High-speed rail? Maybe not so fast.

high-speed train corridors

A system map from the future?

The federal stimulus bill has a lot of people talking about high-speed rail again because it includes $8 billion for such projects. The Secretary of Transportation says high-speed rail could be a "transformational issue" for the Obama Administration.

And one of the regions that supposedly will benefit is Upstate New York.

Great. We'd love to be able to hop a train in Rensselaer and be in NYC in less than two hours. But we're not ready to get our hopes us just yet.

You could see how people might be optimistic, though. A bunch of state and federal elected officials are pushing to make it happen here. And Kirsten Gillibrand seems to mention it all the time.

But as the Syracuse Post-Standard points out, people have been pushing for upstate high-speed rail since the 1990s. And unlike California, it's not like New York has a plan ready to go. In fact, a state task force focused on high-speed rail just closed up.

And even if everyone was all like, "Yeah, let's do it!" -- there's the reality of actually, you know, building the thing. A feasibility study from the 1990s projected that building a high-speed rail system in New York would cost about $12 billion in today's dollars, not counting the cost of new stations -- that's a lot of money to come up with as the state stares at a grim budget situation. And even if we somehow came up with the money, that now-closed state task force concluded such a system couldn't be in place until 2025.

Don't get us wrong -- we'd love to see this happen. High-speed rail seems like a great idea. And apparently it works really well in France and Japan. We're just not ready to buy our tickets. Yet.

map: US DOT / found by NPR

The Bottom Line

High-speed rail sounds like a great idea. But it's going to be expensive and take a long time to build.


Cars are unsafe, dirty, slow, and tedious. Trains won't be here until 2025+ and can't get me to the grocery store and back. My suburb doesn't have sidewalks or bike lanes.

Would someone just build a teleportation device already?

In China there is a mag lev train that goes something like 500 kilometers an hour, (whatever this is in mph, it is really fast). It takes 8 minutes to go 30 km... Sad to say but the old US of A, just isnt the top dog anymore. It would be neat to go to NYC in an hour to catch Cats or Lion King.. but Im not sure I want to spend the extra money to do that at high speed, and going west, well why would I want to go to Buffalo fast or slow.. ?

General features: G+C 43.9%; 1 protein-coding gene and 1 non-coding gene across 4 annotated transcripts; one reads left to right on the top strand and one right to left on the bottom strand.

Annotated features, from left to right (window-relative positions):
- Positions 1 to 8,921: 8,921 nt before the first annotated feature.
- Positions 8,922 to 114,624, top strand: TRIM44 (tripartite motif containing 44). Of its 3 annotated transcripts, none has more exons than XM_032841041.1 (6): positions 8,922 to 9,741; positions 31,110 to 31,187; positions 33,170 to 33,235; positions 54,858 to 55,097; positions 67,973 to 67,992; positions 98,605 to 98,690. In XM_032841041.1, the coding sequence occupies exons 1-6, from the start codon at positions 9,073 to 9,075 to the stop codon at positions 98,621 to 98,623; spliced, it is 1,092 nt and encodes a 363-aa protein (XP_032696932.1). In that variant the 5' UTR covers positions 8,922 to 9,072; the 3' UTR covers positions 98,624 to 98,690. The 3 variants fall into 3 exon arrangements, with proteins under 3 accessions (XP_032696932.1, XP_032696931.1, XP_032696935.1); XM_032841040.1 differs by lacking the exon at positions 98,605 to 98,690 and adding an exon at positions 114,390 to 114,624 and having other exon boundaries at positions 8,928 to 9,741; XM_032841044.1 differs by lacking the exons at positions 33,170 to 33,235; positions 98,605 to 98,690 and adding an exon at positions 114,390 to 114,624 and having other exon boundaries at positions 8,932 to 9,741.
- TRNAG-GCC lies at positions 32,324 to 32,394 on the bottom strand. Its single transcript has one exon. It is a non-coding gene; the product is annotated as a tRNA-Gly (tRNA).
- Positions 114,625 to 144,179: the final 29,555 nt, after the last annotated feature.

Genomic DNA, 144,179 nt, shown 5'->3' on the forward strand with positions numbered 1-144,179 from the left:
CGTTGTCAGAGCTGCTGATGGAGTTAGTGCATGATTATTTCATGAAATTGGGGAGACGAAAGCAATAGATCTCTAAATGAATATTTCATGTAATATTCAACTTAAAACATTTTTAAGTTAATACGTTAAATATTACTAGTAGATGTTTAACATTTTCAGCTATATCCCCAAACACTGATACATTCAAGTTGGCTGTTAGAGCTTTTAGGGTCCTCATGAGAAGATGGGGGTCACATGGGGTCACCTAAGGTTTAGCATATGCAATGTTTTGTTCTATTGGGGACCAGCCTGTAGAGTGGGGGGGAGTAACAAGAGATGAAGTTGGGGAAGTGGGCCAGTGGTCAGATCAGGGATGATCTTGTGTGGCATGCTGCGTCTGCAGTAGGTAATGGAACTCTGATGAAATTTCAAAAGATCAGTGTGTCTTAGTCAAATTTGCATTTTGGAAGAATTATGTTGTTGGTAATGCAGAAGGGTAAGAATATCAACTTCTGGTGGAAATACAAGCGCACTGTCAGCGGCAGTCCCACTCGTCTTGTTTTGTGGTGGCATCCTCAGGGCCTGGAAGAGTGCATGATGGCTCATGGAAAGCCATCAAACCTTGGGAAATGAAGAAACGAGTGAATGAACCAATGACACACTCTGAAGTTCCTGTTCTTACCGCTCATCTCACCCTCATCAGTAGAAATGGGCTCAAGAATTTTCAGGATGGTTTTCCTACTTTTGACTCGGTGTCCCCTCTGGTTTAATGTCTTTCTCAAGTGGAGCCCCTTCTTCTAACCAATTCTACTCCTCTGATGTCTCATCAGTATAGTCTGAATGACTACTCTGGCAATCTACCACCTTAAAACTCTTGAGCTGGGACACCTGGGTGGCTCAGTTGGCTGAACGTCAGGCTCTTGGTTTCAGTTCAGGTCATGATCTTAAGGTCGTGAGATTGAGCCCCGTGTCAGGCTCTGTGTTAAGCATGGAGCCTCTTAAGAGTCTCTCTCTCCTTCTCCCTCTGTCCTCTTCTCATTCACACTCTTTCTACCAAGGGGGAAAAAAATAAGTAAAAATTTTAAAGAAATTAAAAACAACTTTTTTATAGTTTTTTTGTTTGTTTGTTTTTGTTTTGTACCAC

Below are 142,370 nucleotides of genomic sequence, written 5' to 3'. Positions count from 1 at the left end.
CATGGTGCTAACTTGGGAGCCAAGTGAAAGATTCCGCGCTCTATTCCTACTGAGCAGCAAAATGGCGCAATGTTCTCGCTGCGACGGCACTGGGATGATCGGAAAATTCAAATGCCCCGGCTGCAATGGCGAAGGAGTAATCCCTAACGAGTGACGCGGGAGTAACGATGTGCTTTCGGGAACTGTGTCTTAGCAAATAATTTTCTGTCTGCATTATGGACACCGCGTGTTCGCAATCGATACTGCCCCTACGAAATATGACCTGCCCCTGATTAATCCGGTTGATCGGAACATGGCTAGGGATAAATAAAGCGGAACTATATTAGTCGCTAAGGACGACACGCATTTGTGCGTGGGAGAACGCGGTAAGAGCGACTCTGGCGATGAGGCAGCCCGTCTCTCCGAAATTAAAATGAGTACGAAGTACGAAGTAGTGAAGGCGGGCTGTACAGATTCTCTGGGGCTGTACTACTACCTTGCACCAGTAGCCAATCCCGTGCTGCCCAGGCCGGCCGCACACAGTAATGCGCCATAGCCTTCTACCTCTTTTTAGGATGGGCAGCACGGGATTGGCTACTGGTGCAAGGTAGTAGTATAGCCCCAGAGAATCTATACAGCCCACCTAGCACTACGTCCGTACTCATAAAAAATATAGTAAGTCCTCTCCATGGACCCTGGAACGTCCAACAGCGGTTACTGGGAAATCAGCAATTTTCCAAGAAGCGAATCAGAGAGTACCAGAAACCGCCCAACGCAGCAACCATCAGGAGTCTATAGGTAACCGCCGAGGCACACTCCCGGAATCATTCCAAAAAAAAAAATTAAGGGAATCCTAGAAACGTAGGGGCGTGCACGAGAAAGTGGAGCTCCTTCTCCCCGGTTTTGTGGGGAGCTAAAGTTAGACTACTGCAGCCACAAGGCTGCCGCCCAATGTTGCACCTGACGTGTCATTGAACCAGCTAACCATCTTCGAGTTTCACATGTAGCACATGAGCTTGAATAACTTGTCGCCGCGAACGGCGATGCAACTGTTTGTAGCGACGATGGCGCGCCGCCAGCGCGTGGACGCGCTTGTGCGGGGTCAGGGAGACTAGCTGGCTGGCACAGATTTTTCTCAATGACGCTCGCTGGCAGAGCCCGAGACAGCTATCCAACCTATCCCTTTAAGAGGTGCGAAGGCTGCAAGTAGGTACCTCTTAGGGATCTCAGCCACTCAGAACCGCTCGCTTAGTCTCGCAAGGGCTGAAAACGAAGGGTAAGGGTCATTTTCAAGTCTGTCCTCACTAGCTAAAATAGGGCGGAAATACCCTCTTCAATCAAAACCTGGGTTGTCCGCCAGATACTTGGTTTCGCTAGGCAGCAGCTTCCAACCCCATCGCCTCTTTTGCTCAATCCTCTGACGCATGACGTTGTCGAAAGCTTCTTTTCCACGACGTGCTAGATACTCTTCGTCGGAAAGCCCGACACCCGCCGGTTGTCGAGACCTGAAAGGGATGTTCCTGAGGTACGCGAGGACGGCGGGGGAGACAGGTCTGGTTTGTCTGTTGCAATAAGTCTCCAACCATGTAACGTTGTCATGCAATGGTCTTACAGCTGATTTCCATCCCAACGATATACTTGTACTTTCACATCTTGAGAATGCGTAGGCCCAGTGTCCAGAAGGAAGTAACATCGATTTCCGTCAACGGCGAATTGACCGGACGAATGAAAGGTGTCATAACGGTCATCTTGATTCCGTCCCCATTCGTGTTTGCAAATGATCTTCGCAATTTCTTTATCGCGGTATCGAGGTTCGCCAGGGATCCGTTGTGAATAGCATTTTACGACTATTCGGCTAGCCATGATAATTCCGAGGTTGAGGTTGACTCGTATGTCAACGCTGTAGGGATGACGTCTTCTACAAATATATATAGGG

Oh, yes one additional point: it makes complete sense that Senator Corning is in favor of High speed rail along the water level route, her great great grandfather Erastus Corning the first, founded the Utica & Schenectady Railroad, which later became the New York Central Railroad.

Can you imagine increase in price of real estate in Albany if you could easily commute to NYC each day?

I'm pleased and excited that rail travel is being taken seriously again. But high-speed rail is only half the equation; even more critical to jump-starting the economy is the other half, light rail and other urban and suburban mass transit.

Abby, I was thinking the same thing, rensselaer and albany especially would see huge increases in property value.

I would also imagine the Albany New York Corridor would be far faster to build than the buffalo route, since its shorter and I believe in better condition(I don't know this for a fact_.

I've been calling for this for years but here is my take on it.

It will be wonderful to take the train to NYC in less than an hour, and then get on the 2nd Ave subway to the station on 7th street. Then I will stop in Tompkins Square park and pick gumdrops off the gumdrop trees, and visit the Peppermint queen, as we will all be living in CandyLand.

I love the idea of high speed rail -- getting down to NYC to see the family in high speed time would be so fabulous. Of course, there's the whole affordability factor.

Right now I'm saving up just to check out that ride on the Megabus -- oh and hording my pennies for CDTA's drastic fare increase... just around the corner on April 1. In fact, Swipers purchased this month for March mark the end of CDTA's monthly passes at the current rates.

Sadly, my cape has been stolen and I cannot charge up my superpowers to hold fares steady. argh.

Who needs high speed rail when the flying car is being tested in Plattsburgh?


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